© St. Petersburg Times, published May 31, 2002
I HAVE in my dresser drawer what every childless single woman has:
Five diapers, two brands of baby wipes, one can of Similac Ready-to-Feed Infant Formula; pureed sweet potatoes, oatmeal cereal and Gerber Fruit & Carrot Juice.
Until a year ago, I might have made a reduction sauce of the juice and drizzled it over scallops on a bed of creamy leeks.
But back then this was a sock drawer.
A year ago, he debuted: The Nephew.
EVEN NOW, Nicolas boards a plane bound for Tampa with his mother, their luggage and a bottomless supply of drool.
They are coming for the weekend.
I know what this means. Men in white spacesuits will soon arrive to sanitize my sink. Government censors will interfere with television, replacing Six Feet Under with Teletubbies. My prized Henckels Four-Star knives will be confiscated, replaced by safety scissors.
My sister will get the bed; I, the futon. Because somewhere up in heaven, our parents are watching.
THE DOGS? They should run for their lives.
T minus 14 days, she telephones.
"I thought that dog mouths were supposed to be clean, but you know they really aren't," she says. She read it on the Internet.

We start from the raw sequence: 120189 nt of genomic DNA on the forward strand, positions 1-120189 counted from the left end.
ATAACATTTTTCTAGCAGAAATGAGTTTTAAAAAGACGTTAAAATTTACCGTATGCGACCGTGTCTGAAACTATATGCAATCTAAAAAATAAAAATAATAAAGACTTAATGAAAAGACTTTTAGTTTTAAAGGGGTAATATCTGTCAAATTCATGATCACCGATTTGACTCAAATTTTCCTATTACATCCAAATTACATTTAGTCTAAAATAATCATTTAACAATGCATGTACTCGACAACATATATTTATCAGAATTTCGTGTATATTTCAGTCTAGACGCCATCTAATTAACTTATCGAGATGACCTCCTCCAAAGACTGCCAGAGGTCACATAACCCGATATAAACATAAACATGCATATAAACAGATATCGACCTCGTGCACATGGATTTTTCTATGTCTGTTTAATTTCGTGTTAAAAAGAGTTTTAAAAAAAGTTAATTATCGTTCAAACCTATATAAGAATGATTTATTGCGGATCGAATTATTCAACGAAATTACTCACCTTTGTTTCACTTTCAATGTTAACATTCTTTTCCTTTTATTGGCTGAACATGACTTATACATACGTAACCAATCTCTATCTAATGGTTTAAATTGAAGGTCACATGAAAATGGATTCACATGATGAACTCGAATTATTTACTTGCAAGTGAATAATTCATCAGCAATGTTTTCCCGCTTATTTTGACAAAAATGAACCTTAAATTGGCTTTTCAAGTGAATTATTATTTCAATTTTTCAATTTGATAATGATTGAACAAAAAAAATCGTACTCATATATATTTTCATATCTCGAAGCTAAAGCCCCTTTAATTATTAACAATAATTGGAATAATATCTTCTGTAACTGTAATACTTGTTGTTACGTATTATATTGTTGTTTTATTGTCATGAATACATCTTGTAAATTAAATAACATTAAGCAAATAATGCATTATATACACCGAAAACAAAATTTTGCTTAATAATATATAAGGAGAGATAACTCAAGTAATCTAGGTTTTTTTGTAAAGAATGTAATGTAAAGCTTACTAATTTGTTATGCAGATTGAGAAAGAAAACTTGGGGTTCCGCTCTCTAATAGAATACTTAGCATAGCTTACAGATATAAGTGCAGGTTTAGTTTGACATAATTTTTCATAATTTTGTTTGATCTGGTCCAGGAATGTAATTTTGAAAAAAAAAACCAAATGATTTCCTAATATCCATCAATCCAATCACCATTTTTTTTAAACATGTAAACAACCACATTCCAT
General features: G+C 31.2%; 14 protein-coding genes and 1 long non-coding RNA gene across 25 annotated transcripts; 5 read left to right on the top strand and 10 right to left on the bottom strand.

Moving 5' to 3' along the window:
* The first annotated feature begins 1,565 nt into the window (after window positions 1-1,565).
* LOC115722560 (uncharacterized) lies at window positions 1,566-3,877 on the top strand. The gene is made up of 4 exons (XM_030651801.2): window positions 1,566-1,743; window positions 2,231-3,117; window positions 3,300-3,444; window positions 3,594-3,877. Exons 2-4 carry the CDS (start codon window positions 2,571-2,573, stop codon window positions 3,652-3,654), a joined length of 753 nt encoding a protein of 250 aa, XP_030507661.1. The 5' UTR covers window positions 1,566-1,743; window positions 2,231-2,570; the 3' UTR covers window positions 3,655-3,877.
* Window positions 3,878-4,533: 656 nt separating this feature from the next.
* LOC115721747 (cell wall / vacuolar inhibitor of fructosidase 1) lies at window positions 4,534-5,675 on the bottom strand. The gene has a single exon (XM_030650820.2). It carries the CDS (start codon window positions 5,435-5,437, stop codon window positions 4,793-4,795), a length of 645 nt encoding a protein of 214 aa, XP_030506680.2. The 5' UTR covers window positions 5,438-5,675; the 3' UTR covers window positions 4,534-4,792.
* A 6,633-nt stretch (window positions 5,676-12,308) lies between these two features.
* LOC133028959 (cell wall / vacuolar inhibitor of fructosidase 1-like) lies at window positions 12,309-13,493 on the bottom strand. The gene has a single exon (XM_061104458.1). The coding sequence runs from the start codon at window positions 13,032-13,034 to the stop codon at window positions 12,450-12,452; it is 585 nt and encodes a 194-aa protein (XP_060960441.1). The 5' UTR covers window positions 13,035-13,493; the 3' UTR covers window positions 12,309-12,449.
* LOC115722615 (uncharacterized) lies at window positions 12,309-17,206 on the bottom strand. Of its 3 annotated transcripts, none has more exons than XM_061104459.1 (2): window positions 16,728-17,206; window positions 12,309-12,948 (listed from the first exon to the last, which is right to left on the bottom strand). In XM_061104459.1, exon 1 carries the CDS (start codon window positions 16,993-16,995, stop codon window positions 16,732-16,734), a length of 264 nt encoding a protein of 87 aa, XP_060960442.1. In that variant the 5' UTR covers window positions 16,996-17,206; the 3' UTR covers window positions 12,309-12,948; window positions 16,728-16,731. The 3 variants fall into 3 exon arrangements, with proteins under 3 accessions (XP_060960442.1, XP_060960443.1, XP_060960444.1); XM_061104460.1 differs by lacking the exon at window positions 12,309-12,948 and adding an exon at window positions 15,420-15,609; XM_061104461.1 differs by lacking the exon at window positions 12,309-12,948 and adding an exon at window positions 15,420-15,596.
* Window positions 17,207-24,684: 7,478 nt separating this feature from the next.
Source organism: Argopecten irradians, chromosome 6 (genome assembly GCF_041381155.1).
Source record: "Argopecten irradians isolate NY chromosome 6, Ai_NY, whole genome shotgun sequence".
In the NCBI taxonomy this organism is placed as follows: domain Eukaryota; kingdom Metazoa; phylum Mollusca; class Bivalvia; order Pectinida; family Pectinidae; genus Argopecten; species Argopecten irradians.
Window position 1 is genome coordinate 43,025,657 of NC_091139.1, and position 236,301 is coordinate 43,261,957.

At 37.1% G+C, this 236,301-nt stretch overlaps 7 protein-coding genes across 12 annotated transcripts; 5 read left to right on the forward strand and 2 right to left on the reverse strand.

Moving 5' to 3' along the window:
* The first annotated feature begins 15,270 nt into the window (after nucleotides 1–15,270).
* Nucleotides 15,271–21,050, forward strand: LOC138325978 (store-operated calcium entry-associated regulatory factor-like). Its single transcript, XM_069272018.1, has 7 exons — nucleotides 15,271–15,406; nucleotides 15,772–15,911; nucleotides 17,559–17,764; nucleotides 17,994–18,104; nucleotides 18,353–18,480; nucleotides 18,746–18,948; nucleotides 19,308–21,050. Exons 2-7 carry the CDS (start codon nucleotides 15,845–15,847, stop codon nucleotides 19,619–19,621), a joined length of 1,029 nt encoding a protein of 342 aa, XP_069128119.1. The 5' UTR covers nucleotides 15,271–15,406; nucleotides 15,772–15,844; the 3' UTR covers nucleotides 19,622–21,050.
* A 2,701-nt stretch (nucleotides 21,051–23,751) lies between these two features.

T MINUS 10 days, she calls again.
"Did you know that 50 percent of all kids are bitten by dogs by the time they are 18 years old?" Also from the Internet.
Memorial Day weekend. I bathe the dogs. I consider forcing them to gargle.
T minus five days. She tells me not to go to any trouble.
A YEAR AGO, I watched him pop out, face up instead of down. That was the first sign of trouble.
Shouldn't he be reading or in law school by now? He's 12 months old. Is this normal, this teething and toddling?
Don't e-mail me. Baby videos from my sister clog my AOL account.
ONCE it was full of photos from her travels. We rode camels in Jerusalem, toasted the midnight sun in Sweden's Arctic Circle, lit a fire in a castle off the coast of Greece. We toted a Scrabble board around the world.
Now, there's only Scrabble, played while the baby tries to eat the letters.
GRANTED, he's pretty cute.
But his smiles and squeals, I know, are thinly veiled attempts to take power.
He will soon want not one but two dresser drawers. And then a closet. Before long there will be hamster cages and baseball cleats. He's already booking my house and Pathfinder for spring breaks with his high school friends.
Meanwhile, those oh-so-innocent coos. Hah.
THEN AGAIN, he may one day have sole responsibility for deciding whether batty Auntie Patty gets a waterfront retirement condo or gets shipped to sea on an ice floe.
So, okay, buddy. I got your game.
Did you know that I changed your first diaper?
Come on over. Come see your Auntie Patty.
-- Tampa's Kennedy Boulevard was once called Grand Central. Now Grand Central is a weekly City Times column. Writer Patty Ryan can be reached at 226-3382 or firstname.lastname@example.org.